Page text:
While every degree doesn’t offer the same level of ROI, demand for green jobs like environmental scientist and wind turbine service technician is expected to increase in the next ten years, making an investment in an environmental university a smart financial decision.

a person sitting on the edge of a cliff looking out at endless possibilities

Unity offers career development to help students maximize their ROI.

Beyond Economic Gains: The Holistic Impact

Young people who engage in high-quality schooling tend to grow into happier and healthier adults than those who do not. And education as social mobility isn’t just about individual gains; it’s beneficial to communities in numerous ways. According to a study by Gallup, higher education can:

  • Increase civic engagement
  • Decrease crime rates
  • Increase concern for the environment
  • Create more diverse social networks

Unity Environmental University recognizes the value of these non-economic impacts of higher education, which is why we use a holistic, innovative approach to education. Unity was the first university to divest from fossil fuels and recently opened a Technical Institute for Environmental Professions to allow students to earn a career-oriented associate degree in as little as 18 months.

Building Social Capital

study from 2022 found that young people who have social capital with people from different economic statuses are more likely to achieve increased social mobility. College is a great place to build strong connections with people from high-income families through informal friendships or official networking events. Economically diversifying their social network will create new social and economic opportunities for low-income students.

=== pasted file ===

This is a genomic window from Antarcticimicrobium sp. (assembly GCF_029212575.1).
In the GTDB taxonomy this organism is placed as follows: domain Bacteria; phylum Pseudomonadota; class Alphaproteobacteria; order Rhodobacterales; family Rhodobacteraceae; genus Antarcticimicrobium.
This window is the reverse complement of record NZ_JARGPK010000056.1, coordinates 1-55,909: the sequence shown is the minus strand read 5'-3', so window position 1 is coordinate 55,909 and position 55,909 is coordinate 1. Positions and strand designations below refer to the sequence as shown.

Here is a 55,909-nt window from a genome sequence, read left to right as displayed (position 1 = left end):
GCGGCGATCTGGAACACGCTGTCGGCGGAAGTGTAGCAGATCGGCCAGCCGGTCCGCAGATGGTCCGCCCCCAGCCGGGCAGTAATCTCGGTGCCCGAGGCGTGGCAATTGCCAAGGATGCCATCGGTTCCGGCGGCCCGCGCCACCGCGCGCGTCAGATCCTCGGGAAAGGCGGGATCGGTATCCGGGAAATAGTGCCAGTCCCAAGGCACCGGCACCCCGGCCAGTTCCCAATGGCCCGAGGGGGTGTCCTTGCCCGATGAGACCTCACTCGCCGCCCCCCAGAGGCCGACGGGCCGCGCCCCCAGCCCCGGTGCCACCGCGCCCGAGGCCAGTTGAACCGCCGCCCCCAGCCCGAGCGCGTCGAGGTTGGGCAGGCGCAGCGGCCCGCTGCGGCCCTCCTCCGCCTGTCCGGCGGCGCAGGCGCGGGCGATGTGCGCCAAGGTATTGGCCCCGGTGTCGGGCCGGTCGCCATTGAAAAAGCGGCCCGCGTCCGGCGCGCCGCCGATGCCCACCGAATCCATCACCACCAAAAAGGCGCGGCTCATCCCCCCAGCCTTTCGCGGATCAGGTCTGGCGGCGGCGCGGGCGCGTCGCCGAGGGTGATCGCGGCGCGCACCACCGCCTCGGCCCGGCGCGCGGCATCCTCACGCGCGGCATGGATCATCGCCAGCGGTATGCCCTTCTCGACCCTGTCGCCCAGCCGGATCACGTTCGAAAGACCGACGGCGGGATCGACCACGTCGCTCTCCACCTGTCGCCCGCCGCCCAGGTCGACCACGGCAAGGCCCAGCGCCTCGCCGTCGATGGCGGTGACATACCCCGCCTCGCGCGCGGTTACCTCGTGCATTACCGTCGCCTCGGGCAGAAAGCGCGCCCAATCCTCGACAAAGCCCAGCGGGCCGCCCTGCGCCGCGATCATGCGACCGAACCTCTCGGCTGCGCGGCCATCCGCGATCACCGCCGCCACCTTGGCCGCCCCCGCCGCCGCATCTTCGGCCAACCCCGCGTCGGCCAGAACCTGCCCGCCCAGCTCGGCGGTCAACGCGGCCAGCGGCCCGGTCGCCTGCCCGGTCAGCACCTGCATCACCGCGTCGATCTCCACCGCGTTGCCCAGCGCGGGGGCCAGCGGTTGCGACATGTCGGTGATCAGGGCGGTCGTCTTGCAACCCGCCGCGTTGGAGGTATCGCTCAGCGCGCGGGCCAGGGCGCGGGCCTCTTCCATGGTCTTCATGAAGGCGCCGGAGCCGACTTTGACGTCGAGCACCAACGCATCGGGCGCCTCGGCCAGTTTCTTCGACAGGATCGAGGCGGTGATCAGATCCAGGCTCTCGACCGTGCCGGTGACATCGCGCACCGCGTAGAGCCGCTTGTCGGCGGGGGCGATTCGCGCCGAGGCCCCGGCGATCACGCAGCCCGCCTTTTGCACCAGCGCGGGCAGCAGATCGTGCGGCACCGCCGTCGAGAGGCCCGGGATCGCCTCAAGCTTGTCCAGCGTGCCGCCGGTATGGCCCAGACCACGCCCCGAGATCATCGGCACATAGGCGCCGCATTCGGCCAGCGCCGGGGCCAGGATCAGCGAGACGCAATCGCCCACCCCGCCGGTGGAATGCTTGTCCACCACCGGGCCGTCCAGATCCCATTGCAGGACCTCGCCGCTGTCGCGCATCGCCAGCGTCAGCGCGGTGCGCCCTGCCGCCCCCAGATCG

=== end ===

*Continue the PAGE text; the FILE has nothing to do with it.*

students engaging in an outdoor lecture

How Unity Environmental University Is Making A Difference

In 2023, Unity Environmental University was recognized as Maine’s largest university, enrolling over 7,500 students from all 50 states, U.S. territories, and 21 countries. Unity was also ranked the number one school for social mobility by the 2023 Social Mobility Index. This shows that our efforts to promote equity have made a difference.

We have found that the biggest pain point of higher education and social mobility is finding affordable and accessible education. Therefore, we focus on efforts to make college more affordable and accessible. Here’s how we do it:

  • With over a dozen completely online bachelor’s degree programs, students can study without having to leave their community. This means no travel costs or additional living expenses. 
  • Our unique academic structure allows students to focus on one class at a time. Each course is five weeks long. This is beneficial to students who are working full-time and/or taking care of family members as they may not have the capacity to juggle multiple courses at once. 
  • Distance learning students do not pay any unnecessary fees. The only costs are tuition, books, and a $100 graduation fee. 
  • Over 90% of students receive need-based financial aid, and all our scholarships are based on need.
  • To make our admissions as equitable as possible, we do not require standardized test scores from any applicants. 
  • We use an Enterprise Model for effective leadership to meet the changing needs of students and society as a whole. 

Give To Unity Environmental University Scholarships To Help Us Continue Fostering Social Mobility

Funding continues to be a barrier to low-income students attending and graduating from college. In our strategic plan for 2025, Unity’s number one goal is to serve audiences through engagement with the college and its mission in response to clearly identified needs. Increased access for low-income students is one of those clearly identified needs. By giving to Unity Environmental University Scholarships, you can provide an equality of opportunity where there was not one previously.